Braves Activate Ronald Acuna Jr., DFA Alex Dickerson


Ronald Acuna Jr. is back. The Braves announced this morning that they’ve reinstated their star outfielder from the 10-day injured list — the culmination of a nine-and-a-half-month rehabilitation process following an ACL tear sustained last July. It’s a bit of a surprise, as the Braves had been targeting a May 6 return according to manager Brian Snitker, though Snitker acknowledged at the time of that statement that the date was not set in stone. In a corresponding roster move, Atlanta has designated outfielder Alex Dickerson for assignment.

The 24-year-old Acuna is one of the game’s most dynamic talents and effectively has been since the moment he reached the Majors as a 21-year-old in 2018. Shaking off a rough couple of weeks to begin that original MLB promotion, Acuna went on an absolute tear and finished out the ’18 campaign as the near-unanimous Rookie of the Year winner, claiming 27 of 30 first-place votes (with two going to Juan Soto and one going to Walker Buehler).

Acuna slugged 26 homers and swiped 16 bases as a rookie, hitting at a .293/.366/.552 clip along the way. He’s kept that pace in the three seasons since that time, and will come off the injured list looking to build on a .281/.376/.549 career batting line and add to his already impressive total of 105 big league home runs (to say nothing of 78 doubles, seven triples and 78 steals).

While some fans may worry that Acuna is being rushed back to the big leagues, he certainly hasn’t shown any rust in his limited work with Triple-A Gwinnett so far. It’s only six games and 25 plate appearances, but Acuna is 7-for-19 with a double, six walks and three stolen bases (in three tries), which certainly paints the picture of someone whose major knee injury is firmly behind him. And, given that the Braves’ outfield is producing — or rather, failing to produce — at an alarming level, Atlanta brass has opted to proactively make a move to inject some life into the offense.

Marcell Ozuna has gotten out to a nice start in left field, hitting .257/.291/.486 with four homers and five doubles on the year. It’s a bit light in the OBP department, but the power production has generally offset Ozuna’s lack of walks. The rest of the Atlanta outfield, however, has been nothing short of a disaster. Adam Duvall is hitting .197/.250/.258 in 72 plate appearances. Eddie Rosario batted .068/.163/.091 in 49 plate appearances before undergoing an eye procedure that’ll sideline him for up to 12 weeks. Guillermo Heredia is hitting .158/.273/.368 in 22 plate appearances. The Braves have gotten some production in small samples from infielder-turned-utilityman Orlando Arcia and former prospect Travis Demeritte, but it’s clear that the current group wasn’t sufficient for a team with designs on defending a World Series championship.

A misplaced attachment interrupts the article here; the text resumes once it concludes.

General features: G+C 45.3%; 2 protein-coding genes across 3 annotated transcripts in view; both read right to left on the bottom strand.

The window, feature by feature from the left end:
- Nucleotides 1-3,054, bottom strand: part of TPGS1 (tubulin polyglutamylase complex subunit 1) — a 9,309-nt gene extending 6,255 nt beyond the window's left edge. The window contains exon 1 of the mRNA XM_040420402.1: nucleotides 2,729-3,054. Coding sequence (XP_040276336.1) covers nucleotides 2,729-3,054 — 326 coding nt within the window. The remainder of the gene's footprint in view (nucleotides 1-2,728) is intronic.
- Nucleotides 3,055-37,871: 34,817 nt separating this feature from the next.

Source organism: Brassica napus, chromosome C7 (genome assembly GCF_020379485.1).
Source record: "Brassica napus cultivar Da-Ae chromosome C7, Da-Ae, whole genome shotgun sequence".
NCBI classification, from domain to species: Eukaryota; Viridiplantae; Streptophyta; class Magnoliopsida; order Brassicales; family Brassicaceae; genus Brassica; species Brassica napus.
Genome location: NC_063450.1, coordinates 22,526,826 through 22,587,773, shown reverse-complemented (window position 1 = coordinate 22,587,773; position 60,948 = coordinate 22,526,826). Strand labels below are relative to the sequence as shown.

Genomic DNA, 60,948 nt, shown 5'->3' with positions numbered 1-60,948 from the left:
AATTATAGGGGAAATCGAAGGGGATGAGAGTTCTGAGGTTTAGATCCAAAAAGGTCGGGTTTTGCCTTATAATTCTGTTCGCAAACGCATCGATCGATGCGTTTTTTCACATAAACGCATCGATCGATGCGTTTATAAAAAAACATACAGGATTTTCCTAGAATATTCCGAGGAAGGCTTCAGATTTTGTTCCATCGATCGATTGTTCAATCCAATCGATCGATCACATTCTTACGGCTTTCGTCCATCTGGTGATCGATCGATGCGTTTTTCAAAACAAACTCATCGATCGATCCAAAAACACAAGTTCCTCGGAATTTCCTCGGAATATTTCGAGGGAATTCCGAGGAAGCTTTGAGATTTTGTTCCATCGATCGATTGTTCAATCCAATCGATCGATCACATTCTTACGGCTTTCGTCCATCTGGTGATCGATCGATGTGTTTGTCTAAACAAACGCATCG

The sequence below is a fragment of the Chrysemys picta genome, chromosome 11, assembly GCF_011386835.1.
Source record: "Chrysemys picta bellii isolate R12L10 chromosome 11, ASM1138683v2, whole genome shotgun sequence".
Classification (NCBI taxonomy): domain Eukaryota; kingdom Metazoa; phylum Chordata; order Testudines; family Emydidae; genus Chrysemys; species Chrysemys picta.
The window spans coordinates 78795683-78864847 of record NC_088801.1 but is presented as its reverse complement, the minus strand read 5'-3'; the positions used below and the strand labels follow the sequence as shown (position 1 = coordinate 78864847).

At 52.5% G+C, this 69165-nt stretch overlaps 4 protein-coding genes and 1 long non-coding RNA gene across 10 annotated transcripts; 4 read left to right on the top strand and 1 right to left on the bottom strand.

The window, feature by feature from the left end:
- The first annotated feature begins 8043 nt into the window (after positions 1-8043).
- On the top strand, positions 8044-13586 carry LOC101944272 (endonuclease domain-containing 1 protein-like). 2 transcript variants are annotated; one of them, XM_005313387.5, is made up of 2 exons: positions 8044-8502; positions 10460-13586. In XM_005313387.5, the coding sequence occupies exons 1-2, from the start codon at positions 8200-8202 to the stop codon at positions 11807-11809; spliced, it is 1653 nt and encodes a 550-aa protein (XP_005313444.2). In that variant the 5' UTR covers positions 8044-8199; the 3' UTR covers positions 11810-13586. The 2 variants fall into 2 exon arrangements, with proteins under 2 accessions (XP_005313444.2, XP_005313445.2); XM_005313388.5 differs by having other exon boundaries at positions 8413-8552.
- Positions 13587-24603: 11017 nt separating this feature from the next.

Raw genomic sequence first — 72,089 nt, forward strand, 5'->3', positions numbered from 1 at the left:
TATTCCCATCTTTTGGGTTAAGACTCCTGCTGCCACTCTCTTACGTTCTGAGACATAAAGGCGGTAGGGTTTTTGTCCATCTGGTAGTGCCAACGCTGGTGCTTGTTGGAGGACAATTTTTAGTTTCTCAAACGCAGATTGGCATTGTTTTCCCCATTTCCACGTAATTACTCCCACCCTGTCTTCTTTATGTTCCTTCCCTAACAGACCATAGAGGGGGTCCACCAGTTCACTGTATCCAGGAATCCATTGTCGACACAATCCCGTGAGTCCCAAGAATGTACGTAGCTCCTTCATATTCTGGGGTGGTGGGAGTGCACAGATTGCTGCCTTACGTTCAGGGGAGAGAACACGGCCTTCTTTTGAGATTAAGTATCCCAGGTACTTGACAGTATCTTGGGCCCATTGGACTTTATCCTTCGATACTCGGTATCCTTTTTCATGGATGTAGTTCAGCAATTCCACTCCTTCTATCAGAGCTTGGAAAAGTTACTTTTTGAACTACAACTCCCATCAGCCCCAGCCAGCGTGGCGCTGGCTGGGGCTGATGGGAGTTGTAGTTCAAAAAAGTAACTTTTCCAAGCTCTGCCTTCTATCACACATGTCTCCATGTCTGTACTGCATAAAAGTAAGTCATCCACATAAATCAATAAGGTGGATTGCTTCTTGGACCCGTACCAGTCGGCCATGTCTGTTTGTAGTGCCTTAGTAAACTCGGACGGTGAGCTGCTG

Dickerson, at whose expense Acuna is returning, was also a notable culprit when it comes to the Braves’ general lack of offense. Signed late in spring to a one-year deal, he’s been used primarily as a designated hitter against right-handed pitching but has gone just 4-for-33 with one extra-base hit (a homer) while punching out in a quarter of his 36 plate appearances.

The 31-year-old Dickerson has generally been a productive hitter in his big league career when healthy, though that health caveat has loomed large. Dickerson was out for the entirety of the 2017-18 seasons thanks to Tommy John surgery and back surgery, and he’s spent considerable time on the injured list even during his active seasons. Dating back to the 2019 campaign, he’s been sent to the injured list with wrist, shoulder, oblique, hamstring and back injuries.

Dickerson was a revelation for the 2019-20 Giants after going from San Diego to San Francisco in exchange for minor league reliever Franklin Van Gurp. In 341 plate appearances with the Giants over those two seasons, he raked at a .294/.361/.552 clip, mashing 16 home runs, 23 doubles and four triples while walking at a solid 8.5% clip and striking out in 19.1% of his plate appearances (a good bit south of the league average). Dickerson’s 2021 season, however, included a trio of IL stints due to a shoulder strain, a back strain and a hamstring strain. He posted a diminished .233/.304/.420 slash last season and has yet to right the ship so far in 2022.

The Braves will have a week to trade Dickerson, place him on outright waivers or release him. Given his track record and an affordable $1MM salary on his 2022 contract, it’s possible another club will take a look. It’s equally, if not more plausible, however, that teams will simply wait for Dickerson to clear waivers and hope to sign him as a free agent. Because he has more than five years of MLB service time, Dickerson can reject an assignment to the minors upon clearing waivers and still retain his salary.



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